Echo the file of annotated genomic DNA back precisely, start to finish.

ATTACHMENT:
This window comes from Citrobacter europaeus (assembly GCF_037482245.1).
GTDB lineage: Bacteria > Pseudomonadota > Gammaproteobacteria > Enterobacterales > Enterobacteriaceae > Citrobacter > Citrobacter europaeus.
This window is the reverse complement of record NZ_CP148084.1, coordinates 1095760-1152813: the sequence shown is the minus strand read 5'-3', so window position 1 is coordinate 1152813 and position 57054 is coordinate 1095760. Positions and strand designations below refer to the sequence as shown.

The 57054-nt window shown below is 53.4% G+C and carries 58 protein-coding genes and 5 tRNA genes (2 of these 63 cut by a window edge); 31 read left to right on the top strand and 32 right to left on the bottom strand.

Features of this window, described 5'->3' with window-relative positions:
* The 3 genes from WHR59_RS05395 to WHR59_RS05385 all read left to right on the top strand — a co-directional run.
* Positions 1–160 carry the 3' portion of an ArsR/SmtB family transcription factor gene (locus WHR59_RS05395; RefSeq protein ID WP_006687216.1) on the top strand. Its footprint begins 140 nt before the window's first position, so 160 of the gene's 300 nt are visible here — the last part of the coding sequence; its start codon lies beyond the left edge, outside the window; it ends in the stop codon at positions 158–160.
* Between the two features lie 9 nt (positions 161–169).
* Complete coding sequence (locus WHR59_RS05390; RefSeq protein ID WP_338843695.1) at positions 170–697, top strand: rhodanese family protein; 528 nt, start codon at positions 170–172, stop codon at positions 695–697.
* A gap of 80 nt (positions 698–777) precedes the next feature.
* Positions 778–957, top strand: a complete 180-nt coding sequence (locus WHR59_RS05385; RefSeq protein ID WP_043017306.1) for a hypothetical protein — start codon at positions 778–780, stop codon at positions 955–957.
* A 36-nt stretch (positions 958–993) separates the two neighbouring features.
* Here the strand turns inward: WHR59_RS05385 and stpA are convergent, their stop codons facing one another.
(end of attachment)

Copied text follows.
This window comes from Citrobacter europaeus (assembly GCF_037482245.1).
GTDB lineage: Bacteria > Pseudomonadota > Gammaproteobacteria > Enterobacterales > Enterobacteriaceae > Citrobacter > Citrobacter europaeus.
This window is the reverse complement of record NZ_CP148084.1, coordinates 1095760-1152813: the sequence shown is the minus strand read 5'-3', so window position 1 is coordinate 1152813 and position 57054 is coordinate 1095760. Positions and strand designations below refer to the sequence as shown.

The 57054-nt window shown below is 53.4% G+C and carries 58 protein-coding genes and 5 tRNA genes (2 of these 63 cut by a window edge); 31 read left to right on the top strand and 32 right to left on the bottom strand.

Features of this window, described 5'->3' with window-relative positions:
* The 3 genes from WHR59_RS05395 to WHR59_RS05385 all read left to right on the top strand — a co-directional run.
* Positions 1–160 carry the 3' portion of an ArsR/SmtB family transcription factor gene (locus WHR59_RS05395; RefSeq protein ID WP_006687216.1) on the top strand. Its footprint begins 140 nt before the window's first position, so 160 of the gene's 300 nt are visible here — the last part of the coding sequence; its start codon lies beyond the left edge, outside the window; it ends in the stop codon at positions 158–160.
* Between the two features lie 9 nt (positions 161–169).
* Complete coding sequence (locus WHR59_RS05390; RefSeq protein ID WP_338843695.1) at positions 170–697, top strand: rhodanese family protein; 528 nt, start codon at positions 170–172, stop codon at positions 695–697.
* A gap of 80 nt (positions 698–777) precedes the next feature.
* Positions 778–957, top strand: a complete 180-nt coding sequence (locus WHR59_RS05385; RefSeq protein ID WP_043017306.1) for a hypothetical protein — start codon at positions 778–780, stop codon at positions 955–957.
* A 36-nt stretch (positions 958–993) separates the two neighbouring features.
* Here the strand turns inward: WHR59_RS05385 and stpA are convergent, their stop codons facing one another.